I am a feminist, and one who rarely reads light fiction and would never have bought a book with a title like that anyway. It was recommended to me by the book-store associate and on impulse, I bought. it. I found it entertaining and ended up acquiring and reading the two sequels. Larssen is a talented writer with a style all his own which is actually a mixture of a few recognizable twentieth century fiction genres.
Looking at the trilogy and the scope of its comment of contemporary life and the world of publishing and politics, you can see why the books have become popular.

Cate Ross said...

The third one hasn't been released in the US yet, so I can't look at the entirety of the trilogy yet. I didn't hate the second one (Girl Who Played With Fire) as much as I hated Dragon Tattoo, but there are just too many moments when I felt myself screeching "SERIOUSLY?!?!" Certainly Lisbeth is the most interesting character in the two books, but did she really need to go and get breast implants in order to be interesting? And does Blomqvist have to be such a Mary Sue?

There are some interesting things about publishing and politics, but then Larssen doesn't really address those, but turns to the tired shoot-em-up tropes of mystery thrillers, and based on the critical love these books have been getting, I had hoped for more.

Maybe my expectations were too high, but that's got to be damning with faint praise, doesn't it?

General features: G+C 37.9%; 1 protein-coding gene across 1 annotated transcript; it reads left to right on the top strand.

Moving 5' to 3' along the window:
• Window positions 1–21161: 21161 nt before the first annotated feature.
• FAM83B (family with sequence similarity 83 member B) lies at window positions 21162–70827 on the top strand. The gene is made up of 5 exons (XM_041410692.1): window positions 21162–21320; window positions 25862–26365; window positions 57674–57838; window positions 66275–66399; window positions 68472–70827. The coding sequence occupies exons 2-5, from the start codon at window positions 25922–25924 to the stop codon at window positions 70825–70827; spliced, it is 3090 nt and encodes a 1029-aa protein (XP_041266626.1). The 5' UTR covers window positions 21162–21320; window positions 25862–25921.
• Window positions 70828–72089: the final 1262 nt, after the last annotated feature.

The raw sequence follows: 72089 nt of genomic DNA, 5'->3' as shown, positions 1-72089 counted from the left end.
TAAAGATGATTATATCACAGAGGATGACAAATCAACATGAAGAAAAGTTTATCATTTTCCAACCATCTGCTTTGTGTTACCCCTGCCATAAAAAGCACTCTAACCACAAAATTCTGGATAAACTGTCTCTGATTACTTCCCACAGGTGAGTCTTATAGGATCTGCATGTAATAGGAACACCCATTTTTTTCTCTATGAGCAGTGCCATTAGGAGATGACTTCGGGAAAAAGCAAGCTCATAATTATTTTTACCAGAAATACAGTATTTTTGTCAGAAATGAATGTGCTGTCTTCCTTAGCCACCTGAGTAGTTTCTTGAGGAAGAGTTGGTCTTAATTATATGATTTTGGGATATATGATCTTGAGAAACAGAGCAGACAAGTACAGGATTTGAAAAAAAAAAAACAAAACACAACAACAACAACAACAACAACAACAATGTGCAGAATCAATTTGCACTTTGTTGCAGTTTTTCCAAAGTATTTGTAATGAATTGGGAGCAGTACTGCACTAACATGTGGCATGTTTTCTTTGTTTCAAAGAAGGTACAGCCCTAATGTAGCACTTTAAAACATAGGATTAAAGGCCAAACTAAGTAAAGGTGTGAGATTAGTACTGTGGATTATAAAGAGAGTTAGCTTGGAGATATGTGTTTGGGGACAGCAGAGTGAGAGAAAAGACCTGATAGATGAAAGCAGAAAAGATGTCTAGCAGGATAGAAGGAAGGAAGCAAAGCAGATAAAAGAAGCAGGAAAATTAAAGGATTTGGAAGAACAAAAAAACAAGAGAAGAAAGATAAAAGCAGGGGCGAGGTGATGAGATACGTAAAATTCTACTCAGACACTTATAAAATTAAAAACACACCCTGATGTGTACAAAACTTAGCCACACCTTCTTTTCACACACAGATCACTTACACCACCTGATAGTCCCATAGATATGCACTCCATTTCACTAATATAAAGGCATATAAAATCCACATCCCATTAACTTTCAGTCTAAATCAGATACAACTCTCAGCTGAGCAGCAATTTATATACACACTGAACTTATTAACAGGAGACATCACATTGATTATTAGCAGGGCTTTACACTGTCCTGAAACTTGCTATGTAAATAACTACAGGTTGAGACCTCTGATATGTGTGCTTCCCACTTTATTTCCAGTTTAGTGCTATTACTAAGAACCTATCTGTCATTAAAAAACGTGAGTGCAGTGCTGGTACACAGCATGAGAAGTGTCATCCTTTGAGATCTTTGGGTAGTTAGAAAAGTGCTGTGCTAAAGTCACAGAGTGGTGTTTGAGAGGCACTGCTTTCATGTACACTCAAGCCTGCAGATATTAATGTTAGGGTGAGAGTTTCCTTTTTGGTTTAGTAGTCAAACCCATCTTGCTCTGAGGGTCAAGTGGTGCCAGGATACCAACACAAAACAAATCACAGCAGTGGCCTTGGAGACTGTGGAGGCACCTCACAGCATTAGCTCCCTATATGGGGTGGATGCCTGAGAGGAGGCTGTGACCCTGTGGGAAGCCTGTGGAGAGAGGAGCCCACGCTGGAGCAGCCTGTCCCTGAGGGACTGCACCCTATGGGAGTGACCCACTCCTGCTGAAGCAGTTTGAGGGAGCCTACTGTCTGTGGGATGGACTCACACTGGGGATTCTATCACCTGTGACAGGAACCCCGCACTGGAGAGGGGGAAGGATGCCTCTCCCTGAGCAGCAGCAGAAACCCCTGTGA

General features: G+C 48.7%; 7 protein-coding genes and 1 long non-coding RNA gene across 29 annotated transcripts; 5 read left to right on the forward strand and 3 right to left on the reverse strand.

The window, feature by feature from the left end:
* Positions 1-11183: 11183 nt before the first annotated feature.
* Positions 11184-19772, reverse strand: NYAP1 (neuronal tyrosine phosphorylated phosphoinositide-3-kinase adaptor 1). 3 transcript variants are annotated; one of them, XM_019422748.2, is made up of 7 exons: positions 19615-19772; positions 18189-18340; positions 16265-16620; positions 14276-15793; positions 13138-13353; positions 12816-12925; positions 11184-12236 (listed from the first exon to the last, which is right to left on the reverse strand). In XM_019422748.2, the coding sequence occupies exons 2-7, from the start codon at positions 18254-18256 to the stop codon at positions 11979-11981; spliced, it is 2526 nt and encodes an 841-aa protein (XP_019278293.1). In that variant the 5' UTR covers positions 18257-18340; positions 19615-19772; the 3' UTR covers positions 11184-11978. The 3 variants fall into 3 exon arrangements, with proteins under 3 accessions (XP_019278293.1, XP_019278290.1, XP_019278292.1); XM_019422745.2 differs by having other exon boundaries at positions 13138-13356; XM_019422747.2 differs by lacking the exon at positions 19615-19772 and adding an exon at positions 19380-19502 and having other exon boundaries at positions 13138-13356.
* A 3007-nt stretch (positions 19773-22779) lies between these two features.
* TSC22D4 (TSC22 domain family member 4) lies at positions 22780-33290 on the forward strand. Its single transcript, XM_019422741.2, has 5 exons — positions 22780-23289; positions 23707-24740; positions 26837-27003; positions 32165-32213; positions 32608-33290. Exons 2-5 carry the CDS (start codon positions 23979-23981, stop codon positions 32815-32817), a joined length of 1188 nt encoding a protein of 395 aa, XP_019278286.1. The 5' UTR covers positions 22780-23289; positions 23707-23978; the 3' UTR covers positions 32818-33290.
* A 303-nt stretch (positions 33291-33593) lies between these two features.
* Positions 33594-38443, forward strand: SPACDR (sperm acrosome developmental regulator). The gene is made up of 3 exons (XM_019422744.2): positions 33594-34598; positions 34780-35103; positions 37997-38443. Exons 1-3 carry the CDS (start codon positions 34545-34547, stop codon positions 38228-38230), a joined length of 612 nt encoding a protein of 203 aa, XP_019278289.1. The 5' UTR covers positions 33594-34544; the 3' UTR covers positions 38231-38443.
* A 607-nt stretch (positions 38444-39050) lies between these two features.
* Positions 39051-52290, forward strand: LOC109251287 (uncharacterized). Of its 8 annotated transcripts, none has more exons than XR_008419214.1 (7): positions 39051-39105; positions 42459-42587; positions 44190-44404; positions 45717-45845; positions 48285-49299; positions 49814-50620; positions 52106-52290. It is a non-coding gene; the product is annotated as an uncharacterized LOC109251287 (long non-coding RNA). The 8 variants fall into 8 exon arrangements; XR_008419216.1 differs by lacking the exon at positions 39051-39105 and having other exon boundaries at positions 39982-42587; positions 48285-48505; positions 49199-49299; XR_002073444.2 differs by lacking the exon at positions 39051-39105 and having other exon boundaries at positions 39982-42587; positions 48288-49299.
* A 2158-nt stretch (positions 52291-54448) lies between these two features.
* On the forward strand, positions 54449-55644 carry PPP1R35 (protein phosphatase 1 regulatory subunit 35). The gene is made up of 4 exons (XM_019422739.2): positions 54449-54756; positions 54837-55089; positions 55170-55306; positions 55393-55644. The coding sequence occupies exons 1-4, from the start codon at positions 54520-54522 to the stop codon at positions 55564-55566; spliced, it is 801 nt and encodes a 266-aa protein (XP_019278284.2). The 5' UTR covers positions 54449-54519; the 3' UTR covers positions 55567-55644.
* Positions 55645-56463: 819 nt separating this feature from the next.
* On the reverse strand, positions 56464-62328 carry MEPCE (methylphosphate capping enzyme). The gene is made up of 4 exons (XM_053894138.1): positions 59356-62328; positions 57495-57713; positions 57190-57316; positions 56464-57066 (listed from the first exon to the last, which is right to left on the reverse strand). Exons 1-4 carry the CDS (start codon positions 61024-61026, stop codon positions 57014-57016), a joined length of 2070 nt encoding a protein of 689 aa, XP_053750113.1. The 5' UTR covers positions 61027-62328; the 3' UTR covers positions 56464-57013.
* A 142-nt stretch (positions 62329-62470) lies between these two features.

MFM said...

Both books are about a girl struggling to fit into her own skin. The breast implants aren't for titillation (hee hee)- they are her way of trying to conform - her way to meet what she considers the ideal set by others.

I also had trouble with the believability on many levels (would a police department really invite a PI firm to "help" the investigation?)and frankly, none of the characters are genuine.

But...the books beat what is on TV most nights! I am looking forward to the 3rd one.

Cate Ross said...

Well, I gave the breast implants a pass myself--I could believe that she might have wanted to look older than 12 and that was an efficient way to do it. In retrospect, though, it seemed less like something Salander would do and more like something that Larssen did to boost the marketability of the books. The opening "teaser" of Played with Fire was creepy and inappropriately sexualized, and well--no wonder Salander isn't comfortable in her own skin. The whole Larssen universe is pretty hostile to women and I don't feel that Larssen is fully believable in his feminism. His writing just doesn't resonate for me as truly about women so much as it is about "women as victims." And I don't think he's able to make the leap to see his female characters as three dimensional human beings.

So you might be right about better than TV--I hardly ever watch myself. But there are better books out there, aren't there?